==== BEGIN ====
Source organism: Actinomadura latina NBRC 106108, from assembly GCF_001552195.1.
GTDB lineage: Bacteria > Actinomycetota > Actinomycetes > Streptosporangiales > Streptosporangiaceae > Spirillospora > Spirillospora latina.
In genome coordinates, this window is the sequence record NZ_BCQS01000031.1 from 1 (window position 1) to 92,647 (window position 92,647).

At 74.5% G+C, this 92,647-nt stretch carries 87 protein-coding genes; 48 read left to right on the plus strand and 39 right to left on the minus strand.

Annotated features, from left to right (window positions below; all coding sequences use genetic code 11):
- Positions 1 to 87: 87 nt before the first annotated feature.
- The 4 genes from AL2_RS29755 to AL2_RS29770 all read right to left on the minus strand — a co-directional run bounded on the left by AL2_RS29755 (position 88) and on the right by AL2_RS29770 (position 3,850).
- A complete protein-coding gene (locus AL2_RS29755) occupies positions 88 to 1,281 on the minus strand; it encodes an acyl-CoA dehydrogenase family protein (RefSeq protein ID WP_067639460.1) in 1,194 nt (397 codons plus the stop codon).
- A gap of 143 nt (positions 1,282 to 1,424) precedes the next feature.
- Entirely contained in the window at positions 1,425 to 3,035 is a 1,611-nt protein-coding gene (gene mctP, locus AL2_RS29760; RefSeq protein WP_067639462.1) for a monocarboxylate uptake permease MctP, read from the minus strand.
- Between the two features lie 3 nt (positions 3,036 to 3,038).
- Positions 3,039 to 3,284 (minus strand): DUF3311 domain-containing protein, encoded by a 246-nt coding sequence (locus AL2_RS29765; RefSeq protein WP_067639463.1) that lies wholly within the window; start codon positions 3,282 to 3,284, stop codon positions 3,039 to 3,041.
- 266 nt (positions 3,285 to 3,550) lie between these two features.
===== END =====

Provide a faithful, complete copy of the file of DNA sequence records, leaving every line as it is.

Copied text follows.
Source organism: Actinomadura latina NBRC 106108, from assembly GCF_001552195.1.
GTDB lineage: Bacteria > Actinomycetota > Actinomycetes > Streptosporangiales > Streptosporangiaceae > Spirillospora > Spirillospora latina.
In genome coordinates, this window is the sequence record NZ_BCQS01000031.1 from 1 (window position 1) to 92,647 (window position 92,647).

At 74.5% G+C, this 92,647-nt stretch carries 87 protein-coding genes; 48 read left to right on the plus strand and 39 right to left on the minus strand.

Annotated features, from left to right (window positions below; all coding sequences use genetic code 11):
- Positions 1 to 87: 87 nt before the first annotated feature.
- The 4 genes from AL2_RS29755 to AL2_RS29770 all read right to left on the minus strand — a co-directional run bounded on the left by AL2_RS29755 (position 88) and on the right by AL2_RS29770 (position 3,850).
- A complete protein-coding gene (locus AL2_RS29755) occupies positions 88 to 1,281 on the minus strand; it encodes an acyl-CoA dehydrogenase family protein (RefSeq protein ID WP_067639460.1) in 1,194 nt (397 codons plus the stop codon).
- A gap of 143 nt (positions 1,282 to 1,424) precedes the next feature.
- Entirely contained in the window at positions 1,425 to 3,035 is a 1,611-nt protein-coding gene (gene mctP, locus AL2_RS29760; RefSeq protein WP_067639462.1) for a monocarboxylate uptake permease MctP, read from the minus strand.
- Between the two features lie 3 nt (positions 3,036 to 3,038).
- Positions 3,039 to 3,284 (minus strand): DUF3311 domain-containing protein, encoded by a 246-nt coding sequence (locus AL2_RS29765; RefSeq protein WP_067639463.1) that lies wholly within the window; start codon positions 3,282 to 3,284, stop codon positions 3,039 to 3,041.
- 266 nt (positions 3,285 to 3,550) lie between these two features.